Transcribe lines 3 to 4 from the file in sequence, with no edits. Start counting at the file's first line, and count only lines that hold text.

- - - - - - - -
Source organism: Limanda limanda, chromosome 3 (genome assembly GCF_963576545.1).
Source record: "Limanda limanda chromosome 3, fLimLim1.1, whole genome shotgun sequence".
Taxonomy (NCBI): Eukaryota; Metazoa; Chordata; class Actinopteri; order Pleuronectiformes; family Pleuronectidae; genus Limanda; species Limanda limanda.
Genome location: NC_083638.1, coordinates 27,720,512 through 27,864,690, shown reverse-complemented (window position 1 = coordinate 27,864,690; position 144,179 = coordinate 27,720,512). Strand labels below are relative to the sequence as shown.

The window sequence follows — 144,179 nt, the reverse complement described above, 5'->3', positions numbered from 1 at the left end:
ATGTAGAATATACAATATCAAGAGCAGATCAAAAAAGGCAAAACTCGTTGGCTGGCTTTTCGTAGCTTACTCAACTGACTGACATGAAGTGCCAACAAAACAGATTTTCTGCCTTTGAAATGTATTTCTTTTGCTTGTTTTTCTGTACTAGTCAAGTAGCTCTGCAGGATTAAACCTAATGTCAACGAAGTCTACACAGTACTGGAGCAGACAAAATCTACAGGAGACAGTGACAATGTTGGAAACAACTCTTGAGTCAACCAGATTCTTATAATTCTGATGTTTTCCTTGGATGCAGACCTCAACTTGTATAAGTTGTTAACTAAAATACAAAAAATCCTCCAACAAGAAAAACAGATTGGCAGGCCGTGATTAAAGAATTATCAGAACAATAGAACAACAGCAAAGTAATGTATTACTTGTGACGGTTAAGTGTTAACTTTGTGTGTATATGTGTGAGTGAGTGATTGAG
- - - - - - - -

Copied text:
Taxonomy (NCBI): Eukaryota; Metazoa; Chordata; class Actinopteri; order Pleuronectiformes; family Pleuronectidae; genus Limanda; species Limanda limanda.
Genome location: NC_083638.1, coordinates 27,720,512 through 27,864,690, shown reverse-complemented (window position 1 = coordinate 27,864,690; position 144,179 = coordinate 27,720,512). Strand labels below are relative to the sequence as shown.